Since all of the tumult and outcry over Harvey Weinstein and the subsequent fall-out, I’ve wondered and pondered on how – or if – I should approach the subject. I’ve never been one to jump on a band-wagon. I’ve never seen an episode of The Walking Dead. It was years and years later that I sat through E.T. I’ve never even read Fifty Shades of Grey or a Twilight book. Not so much because I’m a rebellious soul; I just never wanted to be considered a conformist.
It’s been thirty years, after all. For me. And then I started reflecting.
It was forty years ago. And thirty years.
And twenty years.
And fifteen years.
It never really stopped, did it? And I let it go on, didn’t I? Why did I allow it to go on? What was wrong with me that I didn’t say something? Why didn’t someone want to get involved to stop it?
What was wrong with me?
I have daughters of my own now. Young adults, ladies, beautiful inside and out. What do I want them to know?
Yes, something was wrong with me. But not from the victim standpoint. Not that caused men to take advantage. These men were predators and opportunists and trollers that smelled weakness and moved in for an easy kill.
The weakness? That’s on my parents. The easy kill? That’s on me.
I do not want my daughters to feel they have no recourse but to take it and stay quiet.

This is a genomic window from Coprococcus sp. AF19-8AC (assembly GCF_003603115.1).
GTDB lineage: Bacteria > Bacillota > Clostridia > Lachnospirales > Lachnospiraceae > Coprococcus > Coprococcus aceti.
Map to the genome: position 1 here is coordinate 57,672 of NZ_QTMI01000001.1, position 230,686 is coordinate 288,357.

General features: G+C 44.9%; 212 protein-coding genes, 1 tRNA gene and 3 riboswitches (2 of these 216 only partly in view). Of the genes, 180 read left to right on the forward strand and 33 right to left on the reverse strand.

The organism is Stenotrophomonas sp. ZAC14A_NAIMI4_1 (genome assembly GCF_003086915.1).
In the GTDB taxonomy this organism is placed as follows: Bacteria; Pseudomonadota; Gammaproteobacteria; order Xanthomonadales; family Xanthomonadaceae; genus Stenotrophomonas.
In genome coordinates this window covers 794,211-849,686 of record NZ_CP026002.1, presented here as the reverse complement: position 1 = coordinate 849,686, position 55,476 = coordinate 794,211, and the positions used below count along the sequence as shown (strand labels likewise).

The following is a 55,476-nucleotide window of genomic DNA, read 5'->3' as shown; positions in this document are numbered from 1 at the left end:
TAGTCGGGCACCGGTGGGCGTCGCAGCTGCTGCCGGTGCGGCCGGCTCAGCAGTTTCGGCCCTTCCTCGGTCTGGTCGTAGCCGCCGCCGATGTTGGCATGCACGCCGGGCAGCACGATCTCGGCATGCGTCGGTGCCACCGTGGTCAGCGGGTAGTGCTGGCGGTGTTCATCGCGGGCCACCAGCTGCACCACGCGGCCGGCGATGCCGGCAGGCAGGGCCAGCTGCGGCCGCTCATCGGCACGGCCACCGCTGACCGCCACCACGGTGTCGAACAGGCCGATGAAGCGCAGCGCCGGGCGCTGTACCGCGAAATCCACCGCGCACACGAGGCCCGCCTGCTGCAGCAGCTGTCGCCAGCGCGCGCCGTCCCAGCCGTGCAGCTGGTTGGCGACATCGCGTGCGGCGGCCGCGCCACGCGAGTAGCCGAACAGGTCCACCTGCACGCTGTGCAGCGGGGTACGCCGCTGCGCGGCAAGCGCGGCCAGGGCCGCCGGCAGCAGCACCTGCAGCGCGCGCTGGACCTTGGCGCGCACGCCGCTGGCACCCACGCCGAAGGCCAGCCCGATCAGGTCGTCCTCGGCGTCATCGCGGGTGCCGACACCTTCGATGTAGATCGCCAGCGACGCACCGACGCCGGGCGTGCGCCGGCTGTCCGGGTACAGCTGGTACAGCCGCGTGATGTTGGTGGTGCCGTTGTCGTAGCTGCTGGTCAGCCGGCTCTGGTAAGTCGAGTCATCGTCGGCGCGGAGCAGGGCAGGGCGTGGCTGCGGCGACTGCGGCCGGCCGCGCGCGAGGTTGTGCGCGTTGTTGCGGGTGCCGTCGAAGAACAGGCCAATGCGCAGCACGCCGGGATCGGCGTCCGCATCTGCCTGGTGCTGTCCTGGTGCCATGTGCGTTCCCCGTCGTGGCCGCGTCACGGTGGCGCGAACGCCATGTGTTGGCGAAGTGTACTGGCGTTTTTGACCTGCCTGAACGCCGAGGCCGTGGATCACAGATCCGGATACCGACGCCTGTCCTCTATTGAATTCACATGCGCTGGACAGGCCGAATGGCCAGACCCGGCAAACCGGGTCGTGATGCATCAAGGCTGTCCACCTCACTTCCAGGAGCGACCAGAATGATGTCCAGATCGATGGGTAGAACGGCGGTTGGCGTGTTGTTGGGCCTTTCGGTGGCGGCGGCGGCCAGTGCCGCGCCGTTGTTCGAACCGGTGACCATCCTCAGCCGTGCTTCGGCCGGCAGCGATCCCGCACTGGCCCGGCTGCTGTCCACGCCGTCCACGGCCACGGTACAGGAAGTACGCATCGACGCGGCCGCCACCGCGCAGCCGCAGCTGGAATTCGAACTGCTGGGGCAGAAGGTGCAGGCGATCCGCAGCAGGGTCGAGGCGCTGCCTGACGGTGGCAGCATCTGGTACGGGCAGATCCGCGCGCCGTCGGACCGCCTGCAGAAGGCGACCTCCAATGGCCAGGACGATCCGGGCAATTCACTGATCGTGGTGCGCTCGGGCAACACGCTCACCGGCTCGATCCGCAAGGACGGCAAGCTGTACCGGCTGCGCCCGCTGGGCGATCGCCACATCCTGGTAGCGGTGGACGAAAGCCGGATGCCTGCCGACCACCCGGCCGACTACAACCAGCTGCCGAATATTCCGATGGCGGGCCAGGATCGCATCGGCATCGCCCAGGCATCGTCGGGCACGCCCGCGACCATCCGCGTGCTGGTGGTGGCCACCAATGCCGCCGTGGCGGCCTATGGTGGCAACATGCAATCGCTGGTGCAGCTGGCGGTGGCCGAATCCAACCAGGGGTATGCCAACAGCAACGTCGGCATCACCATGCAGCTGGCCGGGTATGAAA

What was I thinking?
When my husband and I began discussing having a family, there were bumps in the road, so to speak. One of them was that I wanted my children to grow up strong, assertive, self-respecting, respectful, and unafraid to challenge authority. I wanted them to be like my husband; to not grow up under the circumstances that I did. I wanted them to be strong.
I didn’t want them to be like me.
I’m happy to say they are all of the above and it is mostly thanks to my husband doing exactly as a father should and teaching them acceptable, appropriate behavior and how real men (all people) should treat them.
However, I’m also happy to say that I can have some part of that, too. – Now.-
How it’s not easy for me yet, but I finally can at least stand up for what is right, and point out what it wrong, and not worry that I will regret it the next day.
Because there are consequences. Not the ones I was threatened with if I spoke up.
But because there are worse things than losing a job. Or having to choose between which gets paid for the month, rent or groceries. Or not feeling anyone, close to you or otherwise, really believes you.
Because every time you think you’ve moved on, that it’s behind you, you’re on better, different, respectable path, it comes back to mind. It never leaves you. You don’t forget.
There is the humiliation and degradation.
There is the wondering, what would’ve happened if I had …?
There is: what if my daughters are put in this position? What do I have to tell them?
There is the shame and regret.
A lot of regret. Regret that is not your fault, and yet, it’s there. It’s hateful and hatefilled. It ruins many a night.
That’s why I’m writing it out. It may take three or four weeks. But then it will be there. And whether it makes me feel better or not, doesn’t matter anymore. Does it? Maybe a little. But probably not as much as it would’ve years ago.
What’s mattering is maybe someone else will not keep quiet, because of my story.
Maybe my daughters can feel stronger because of it.